In Africa there is only one female president at the moment. Ellen Johnson-Sirleaf, president of Liberia was the first ever woman to be democratically elected head of state on the continent. This might be about to change, says GlobalVoices. Their belief in change builds upon the growing number of female candidates for upcoming elections. From the article we learn that the women-candidates “are often highly educated, tenacious politicians who first got involved in the public debate as civil rights activists.” Top candidates can be found for example in Benin, Madagascar, Cameroon and the Democratic Republic of Congo. The article brings it to the point when saying: “It is the women who feed the families. They also make sure that the children get an education.” Women presidents are much more likely to push these two important topics: food security (or better: sovreignty) and education, for a better future.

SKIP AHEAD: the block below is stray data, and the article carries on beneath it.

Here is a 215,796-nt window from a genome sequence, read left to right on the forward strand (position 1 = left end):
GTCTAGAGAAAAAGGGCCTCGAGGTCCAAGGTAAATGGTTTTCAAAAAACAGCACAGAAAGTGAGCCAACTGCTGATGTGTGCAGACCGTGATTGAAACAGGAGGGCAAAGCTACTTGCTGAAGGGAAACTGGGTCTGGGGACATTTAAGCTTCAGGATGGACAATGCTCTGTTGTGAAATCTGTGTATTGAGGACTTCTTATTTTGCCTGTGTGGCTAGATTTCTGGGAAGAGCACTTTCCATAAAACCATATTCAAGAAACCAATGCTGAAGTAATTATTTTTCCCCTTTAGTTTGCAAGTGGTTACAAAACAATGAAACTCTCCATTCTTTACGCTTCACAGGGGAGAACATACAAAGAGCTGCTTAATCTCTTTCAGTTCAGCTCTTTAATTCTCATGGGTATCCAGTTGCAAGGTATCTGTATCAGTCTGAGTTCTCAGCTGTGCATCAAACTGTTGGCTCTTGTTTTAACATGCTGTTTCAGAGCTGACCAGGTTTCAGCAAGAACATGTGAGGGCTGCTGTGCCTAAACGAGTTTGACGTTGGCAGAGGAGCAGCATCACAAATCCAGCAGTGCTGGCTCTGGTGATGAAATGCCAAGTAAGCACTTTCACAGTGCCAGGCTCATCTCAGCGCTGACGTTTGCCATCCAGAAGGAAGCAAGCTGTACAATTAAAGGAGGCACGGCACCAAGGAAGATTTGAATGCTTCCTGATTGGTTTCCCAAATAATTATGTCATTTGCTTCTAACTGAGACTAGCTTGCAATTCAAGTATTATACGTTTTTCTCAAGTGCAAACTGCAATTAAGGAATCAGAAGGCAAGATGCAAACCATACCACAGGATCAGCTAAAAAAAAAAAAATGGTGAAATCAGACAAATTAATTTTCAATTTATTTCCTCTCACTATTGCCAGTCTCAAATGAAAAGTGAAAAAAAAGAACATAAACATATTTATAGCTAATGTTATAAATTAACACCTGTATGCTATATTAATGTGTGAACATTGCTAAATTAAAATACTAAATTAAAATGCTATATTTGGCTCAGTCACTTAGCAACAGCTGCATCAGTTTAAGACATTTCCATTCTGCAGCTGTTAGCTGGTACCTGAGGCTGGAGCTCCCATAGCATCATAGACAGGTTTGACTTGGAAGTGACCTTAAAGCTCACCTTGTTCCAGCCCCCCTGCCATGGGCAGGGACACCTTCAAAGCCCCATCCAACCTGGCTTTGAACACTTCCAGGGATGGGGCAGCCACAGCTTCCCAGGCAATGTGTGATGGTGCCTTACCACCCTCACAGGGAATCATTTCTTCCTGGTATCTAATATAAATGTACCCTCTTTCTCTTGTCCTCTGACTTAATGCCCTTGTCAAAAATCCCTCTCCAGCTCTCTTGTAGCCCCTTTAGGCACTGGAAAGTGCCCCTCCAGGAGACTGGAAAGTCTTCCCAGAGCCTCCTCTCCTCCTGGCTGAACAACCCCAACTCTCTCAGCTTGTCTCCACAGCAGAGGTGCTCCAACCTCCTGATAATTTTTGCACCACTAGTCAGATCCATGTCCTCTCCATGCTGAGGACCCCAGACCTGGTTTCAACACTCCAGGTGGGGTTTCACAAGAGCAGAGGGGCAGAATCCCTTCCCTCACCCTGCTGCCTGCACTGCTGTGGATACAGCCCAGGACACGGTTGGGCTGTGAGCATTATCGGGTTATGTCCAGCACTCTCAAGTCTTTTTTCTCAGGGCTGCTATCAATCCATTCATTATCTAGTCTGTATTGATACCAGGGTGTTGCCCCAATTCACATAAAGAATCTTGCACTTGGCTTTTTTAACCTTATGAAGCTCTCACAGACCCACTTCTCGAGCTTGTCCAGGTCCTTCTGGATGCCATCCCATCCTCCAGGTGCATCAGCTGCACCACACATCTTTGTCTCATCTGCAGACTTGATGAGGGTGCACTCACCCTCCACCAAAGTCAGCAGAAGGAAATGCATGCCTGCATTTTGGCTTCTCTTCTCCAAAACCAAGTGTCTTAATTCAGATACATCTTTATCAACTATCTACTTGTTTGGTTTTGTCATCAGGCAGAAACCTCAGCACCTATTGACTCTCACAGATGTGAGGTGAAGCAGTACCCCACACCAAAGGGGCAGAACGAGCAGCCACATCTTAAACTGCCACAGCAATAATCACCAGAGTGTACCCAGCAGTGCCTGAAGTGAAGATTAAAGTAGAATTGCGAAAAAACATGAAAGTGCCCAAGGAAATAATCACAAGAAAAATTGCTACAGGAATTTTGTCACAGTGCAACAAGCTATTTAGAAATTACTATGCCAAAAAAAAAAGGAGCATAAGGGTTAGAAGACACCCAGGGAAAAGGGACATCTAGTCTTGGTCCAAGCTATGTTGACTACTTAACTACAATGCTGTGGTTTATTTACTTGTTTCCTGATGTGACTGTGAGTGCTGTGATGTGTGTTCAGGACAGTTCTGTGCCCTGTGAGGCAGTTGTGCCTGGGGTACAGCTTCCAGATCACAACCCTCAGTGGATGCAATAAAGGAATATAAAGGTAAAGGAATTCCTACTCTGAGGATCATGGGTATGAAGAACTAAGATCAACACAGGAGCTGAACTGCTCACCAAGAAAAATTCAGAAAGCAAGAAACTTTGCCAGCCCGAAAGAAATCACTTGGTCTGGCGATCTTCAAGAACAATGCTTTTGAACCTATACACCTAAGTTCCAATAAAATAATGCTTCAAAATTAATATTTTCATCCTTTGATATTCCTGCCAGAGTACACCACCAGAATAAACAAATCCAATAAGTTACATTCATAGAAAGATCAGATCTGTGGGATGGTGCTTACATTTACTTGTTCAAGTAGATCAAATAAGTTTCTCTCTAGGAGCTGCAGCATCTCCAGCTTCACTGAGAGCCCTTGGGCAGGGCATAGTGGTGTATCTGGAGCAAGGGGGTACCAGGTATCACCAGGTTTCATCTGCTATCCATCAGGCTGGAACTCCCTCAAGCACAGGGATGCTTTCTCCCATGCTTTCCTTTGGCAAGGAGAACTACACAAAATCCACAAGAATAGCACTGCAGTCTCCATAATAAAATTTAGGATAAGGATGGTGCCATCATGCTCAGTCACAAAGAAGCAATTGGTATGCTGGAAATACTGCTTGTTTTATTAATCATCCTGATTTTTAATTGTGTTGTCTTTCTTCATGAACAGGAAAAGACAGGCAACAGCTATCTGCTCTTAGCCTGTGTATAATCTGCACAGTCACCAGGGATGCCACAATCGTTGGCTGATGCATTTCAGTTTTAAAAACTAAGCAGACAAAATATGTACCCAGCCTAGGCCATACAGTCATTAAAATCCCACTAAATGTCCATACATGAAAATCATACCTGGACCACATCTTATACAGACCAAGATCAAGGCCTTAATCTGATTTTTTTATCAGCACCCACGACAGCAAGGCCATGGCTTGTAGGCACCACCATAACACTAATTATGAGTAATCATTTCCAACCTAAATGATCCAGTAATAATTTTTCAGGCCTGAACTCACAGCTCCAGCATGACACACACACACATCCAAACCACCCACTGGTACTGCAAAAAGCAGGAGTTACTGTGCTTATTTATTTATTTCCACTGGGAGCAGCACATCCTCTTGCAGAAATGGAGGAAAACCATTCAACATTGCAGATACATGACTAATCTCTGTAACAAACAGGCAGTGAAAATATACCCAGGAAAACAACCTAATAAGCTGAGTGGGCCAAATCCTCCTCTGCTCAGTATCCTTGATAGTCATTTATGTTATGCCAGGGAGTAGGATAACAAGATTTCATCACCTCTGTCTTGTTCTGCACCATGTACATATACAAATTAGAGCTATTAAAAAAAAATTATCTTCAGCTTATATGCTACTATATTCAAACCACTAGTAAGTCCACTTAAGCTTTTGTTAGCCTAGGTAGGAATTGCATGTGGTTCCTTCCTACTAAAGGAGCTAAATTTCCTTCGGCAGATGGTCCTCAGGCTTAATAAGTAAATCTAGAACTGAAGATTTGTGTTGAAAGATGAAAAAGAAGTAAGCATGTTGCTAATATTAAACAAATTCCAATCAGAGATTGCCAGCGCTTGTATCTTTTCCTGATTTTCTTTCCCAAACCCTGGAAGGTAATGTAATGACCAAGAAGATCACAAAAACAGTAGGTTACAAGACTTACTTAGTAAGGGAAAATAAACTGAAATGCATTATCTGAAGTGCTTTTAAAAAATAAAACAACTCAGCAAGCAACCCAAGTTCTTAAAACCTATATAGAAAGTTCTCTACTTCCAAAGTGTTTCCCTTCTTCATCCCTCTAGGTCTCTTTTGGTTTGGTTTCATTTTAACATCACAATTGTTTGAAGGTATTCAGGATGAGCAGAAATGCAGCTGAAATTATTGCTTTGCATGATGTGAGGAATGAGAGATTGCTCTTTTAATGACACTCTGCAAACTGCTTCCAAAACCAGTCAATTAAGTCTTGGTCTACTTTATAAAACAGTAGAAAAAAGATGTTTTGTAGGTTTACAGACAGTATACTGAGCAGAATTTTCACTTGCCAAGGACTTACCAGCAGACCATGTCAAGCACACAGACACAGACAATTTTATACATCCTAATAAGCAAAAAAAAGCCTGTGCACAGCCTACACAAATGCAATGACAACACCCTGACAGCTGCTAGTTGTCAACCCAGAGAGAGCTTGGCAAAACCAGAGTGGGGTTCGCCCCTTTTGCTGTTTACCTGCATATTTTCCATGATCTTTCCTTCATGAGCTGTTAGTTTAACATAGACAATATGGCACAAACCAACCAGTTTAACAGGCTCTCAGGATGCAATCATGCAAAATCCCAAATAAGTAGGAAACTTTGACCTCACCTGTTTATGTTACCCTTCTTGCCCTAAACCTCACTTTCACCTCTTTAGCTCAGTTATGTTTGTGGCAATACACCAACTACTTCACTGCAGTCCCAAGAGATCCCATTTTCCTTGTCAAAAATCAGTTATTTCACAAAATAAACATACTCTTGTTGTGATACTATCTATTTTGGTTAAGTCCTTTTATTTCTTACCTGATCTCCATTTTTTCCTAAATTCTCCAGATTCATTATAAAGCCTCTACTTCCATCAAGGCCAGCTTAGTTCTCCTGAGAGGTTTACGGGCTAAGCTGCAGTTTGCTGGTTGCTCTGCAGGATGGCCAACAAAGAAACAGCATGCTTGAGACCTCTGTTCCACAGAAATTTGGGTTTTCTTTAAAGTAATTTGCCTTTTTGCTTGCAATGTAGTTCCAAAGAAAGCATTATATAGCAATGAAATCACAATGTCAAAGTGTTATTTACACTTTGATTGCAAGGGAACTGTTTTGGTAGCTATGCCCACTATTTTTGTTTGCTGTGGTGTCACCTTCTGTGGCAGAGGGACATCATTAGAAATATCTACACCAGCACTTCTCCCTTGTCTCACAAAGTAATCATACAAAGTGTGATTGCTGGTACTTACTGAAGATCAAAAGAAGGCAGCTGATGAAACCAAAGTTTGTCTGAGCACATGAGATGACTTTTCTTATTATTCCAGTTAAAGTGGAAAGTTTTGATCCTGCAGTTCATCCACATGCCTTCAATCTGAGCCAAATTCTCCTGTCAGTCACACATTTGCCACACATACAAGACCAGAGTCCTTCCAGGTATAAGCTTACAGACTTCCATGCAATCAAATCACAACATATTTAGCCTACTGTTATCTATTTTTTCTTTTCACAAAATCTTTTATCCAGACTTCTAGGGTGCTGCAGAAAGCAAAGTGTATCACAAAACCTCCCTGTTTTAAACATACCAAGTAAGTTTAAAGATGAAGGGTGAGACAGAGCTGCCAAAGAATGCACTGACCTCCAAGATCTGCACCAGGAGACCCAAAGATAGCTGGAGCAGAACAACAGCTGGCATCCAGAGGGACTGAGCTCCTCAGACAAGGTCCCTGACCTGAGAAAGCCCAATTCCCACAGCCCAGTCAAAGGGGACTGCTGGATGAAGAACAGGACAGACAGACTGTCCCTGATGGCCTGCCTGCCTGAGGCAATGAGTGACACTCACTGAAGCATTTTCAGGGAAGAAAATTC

Let us go a little bit into the history of female presidents. According to the Guide to Women Leaders the first ever female head of state was Khertek Anchimaa-Toka in the republic of Tannu Tuva (which was an indipendent state in the South of Sibiria between 1921 and 1944). She was president from 1940 till 1944. The world’s first democratically elected female president was Vigdís Finnbogadóttir in Iceland from 1980 till 1996.
Many agree that especially in Africa, women will make the change we want to see. That is why maybe it is time to give the Nobel Prize for Peace to them who really work for peace, every day.
Picture courtesy by Oxfam international, thank you!